2.1.Seek to extend the Clean Air Zone to include freight and taxis, covering York Central and responding to the need for freight deliveries, considering additional action such as taxi licensing.

2.2.Promote subsidised upcycled bike schemes and seek to expand e-bikes to connect villages to the city centre.

2.3.Become a fully electrified bus city, refresh the EV strategy including e-bikes & e-scooters.

2.4.Introduce traffic calming and anti-idling patrols around schools to reduce traffic and remove harmful pollutants.

2.5.Improve York’s access to rail, completing the Station Frontage scheme and continue to support a station at Haxby.

3.    Make the city accessible for all:

3.1.Listen to the disabled community and review Blue Badge access to the city, refreshing the access plan.

3.2.Co-design a plan for Our City Centre to make foot street more welcoming and accessible, including management of freight deliveries as part of the Movement Plan (pg xx).

3.3.Provide concessionary bus fares for age up to 25 years old.

3.4.Promote sustainable transport routes to York Community Woodland.

4.    Improve the condition of highways and infrastructure:

4.1.Improve streets, cycleways and footpaths for walkers and wheelers, as part of the Highways Improvement Asset Management Plan.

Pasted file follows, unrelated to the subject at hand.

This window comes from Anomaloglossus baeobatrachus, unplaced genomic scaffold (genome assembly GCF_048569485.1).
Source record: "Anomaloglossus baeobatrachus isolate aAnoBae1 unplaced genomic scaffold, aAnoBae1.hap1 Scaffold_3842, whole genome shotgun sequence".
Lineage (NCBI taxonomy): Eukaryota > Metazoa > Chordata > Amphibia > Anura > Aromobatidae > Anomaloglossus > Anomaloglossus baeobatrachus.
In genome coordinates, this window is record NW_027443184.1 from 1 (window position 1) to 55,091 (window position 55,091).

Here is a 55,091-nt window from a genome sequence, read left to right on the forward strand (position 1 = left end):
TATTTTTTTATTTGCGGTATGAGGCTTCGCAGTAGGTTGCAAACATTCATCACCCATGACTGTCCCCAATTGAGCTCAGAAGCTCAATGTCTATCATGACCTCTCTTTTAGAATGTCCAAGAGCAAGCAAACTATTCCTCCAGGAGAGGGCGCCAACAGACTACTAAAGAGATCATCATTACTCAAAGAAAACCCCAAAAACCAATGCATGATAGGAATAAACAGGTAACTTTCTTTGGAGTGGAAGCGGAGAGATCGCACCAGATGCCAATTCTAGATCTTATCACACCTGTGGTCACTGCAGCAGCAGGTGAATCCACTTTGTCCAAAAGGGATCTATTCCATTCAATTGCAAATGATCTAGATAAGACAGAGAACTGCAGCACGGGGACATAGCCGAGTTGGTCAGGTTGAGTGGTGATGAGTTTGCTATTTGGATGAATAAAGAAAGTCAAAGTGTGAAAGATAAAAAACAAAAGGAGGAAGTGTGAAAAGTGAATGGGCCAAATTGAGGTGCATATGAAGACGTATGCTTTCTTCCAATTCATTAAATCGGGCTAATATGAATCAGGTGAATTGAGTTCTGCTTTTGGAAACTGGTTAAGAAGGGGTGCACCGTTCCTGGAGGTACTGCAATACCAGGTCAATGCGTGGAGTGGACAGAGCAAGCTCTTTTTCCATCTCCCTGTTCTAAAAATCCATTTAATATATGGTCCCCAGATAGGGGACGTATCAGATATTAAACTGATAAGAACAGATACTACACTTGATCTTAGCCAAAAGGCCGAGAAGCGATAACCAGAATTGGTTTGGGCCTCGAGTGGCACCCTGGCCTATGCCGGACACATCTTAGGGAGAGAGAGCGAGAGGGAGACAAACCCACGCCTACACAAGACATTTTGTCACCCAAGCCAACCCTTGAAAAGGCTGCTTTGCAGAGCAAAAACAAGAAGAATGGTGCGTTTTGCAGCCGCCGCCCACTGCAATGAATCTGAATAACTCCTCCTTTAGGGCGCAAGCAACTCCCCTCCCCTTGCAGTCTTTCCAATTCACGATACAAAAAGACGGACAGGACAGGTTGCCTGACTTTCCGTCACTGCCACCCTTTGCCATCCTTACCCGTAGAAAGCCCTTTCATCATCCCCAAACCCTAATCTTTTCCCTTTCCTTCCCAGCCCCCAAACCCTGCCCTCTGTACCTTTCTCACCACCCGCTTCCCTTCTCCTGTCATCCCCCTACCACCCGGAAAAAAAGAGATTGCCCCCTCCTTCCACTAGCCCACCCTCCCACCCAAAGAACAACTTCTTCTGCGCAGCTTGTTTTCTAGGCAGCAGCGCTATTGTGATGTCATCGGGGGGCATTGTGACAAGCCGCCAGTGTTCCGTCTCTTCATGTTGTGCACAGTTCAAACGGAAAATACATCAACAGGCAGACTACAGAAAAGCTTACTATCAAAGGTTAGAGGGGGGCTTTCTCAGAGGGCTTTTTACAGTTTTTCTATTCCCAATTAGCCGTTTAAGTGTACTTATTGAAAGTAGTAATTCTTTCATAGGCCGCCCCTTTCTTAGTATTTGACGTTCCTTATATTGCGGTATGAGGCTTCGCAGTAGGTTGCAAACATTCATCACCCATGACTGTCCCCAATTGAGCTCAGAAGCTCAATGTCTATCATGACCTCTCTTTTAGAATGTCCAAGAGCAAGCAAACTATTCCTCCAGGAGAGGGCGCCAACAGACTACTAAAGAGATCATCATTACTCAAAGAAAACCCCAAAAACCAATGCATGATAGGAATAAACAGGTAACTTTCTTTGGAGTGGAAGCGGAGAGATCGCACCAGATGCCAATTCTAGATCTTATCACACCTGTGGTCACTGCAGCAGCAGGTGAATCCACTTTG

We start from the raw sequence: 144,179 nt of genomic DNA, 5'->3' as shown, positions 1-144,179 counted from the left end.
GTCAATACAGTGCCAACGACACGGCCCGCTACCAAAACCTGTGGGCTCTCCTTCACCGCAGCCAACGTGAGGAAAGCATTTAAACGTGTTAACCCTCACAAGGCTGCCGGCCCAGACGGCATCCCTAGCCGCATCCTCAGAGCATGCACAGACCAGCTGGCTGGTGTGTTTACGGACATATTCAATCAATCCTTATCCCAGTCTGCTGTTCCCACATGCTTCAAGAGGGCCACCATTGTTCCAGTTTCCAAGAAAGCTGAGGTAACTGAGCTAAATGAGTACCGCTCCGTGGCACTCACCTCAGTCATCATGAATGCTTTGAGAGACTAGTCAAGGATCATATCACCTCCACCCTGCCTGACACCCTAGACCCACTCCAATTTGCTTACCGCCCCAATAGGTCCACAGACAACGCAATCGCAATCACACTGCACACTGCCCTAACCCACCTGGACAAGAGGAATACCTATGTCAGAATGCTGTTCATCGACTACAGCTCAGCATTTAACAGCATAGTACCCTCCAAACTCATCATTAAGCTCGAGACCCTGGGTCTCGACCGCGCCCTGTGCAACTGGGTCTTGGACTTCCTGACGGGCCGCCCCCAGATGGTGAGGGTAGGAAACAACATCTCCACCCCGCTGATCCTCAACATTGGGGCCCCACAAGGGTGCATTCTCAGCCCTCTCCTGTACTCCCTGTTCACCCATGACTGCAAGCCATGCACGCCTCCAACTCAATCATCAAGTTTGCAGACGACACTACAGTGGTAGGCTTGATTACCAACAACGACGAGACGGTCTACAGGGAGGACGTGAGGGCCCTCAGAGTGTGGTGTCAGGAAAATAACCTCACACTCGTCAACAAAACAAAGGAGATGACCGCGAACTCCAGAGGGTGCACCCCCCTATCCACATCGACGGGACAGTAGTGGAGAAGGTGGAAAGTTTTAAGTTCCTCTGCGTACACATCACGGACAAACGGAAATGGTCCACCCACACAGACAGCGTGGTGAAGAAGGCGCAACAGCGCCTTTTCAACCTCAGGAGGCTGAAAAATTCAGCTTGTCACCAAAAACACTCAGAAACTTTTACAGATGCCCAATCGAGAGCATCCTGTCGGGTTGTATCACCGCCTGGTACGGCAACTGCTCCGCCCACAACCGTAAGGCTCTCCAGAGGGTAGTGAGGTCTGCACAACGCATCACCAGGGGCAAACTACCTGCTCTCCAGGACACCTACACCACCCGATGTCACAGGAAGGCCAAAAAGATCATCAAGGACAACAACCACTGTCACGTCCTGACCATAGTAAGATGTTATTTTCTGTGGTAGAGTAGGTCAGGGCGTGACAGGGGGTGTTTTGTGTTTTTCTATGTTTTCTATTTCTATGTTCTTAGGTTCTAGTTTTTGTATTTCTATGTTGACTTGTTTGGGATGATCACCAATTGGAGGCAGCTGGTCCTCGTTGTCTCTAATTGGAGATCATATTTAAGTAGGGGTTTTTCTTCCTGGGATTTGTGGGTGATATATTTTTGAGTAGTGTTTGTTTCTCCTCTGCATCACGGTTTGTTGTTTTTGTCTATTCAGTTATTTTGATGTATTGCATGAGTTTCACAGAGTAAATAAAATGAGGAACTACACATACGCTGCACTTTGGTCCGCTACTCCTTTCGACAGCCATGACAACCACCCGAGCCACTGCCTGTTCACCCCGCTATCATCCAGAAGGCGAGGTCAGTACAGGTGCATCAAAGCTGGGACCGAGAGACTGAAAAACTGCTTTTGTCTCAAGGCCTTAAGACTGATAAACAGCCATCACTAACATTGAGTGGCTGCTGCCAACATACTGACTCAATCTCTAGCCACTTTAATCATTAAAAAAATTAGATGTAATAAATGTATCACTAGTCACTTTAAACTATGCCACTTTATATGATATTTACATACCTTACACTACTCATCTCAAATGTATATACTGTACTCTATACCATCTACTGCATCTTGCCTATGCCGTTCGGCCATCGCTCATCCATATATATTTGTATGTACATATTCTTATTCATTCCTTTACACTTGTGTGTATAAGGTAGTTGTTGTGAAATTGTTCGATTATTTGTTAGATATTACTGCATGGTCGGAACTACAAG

4.2.Review the business model for transport enforcement including local regulations, such as yellow-hatched boxes and illegal parking and anti-idling enforcement to improve air quality.



Key performance indicators ...

Council Delivery

The number of City of York Council electric vehicle recharging points in York

% of the road and pathway network that are grade 4 and below (poor and below) – Roadways

City Outcomes

Park and Ride Passenger Journeys

Local bus passenger journeys originating in the authority area (excluding Park and Ride)

Area Wide Traffic Levels (07:00 -19:00) (Excluding A64) from 2009/10 baseline

Index of cycling activity (%) (12 hour) from 2009 Baseline

Index of pedestrians walking to and from the City Centre (%) from 2009/10 Baseline

% of customers arriving at York Station by sustainable modes of transport

Increase the supply of good quality affordable housing

In York the average cost of houses are at least 10 times average earnings and rents rising 10% over the last year (2021-22).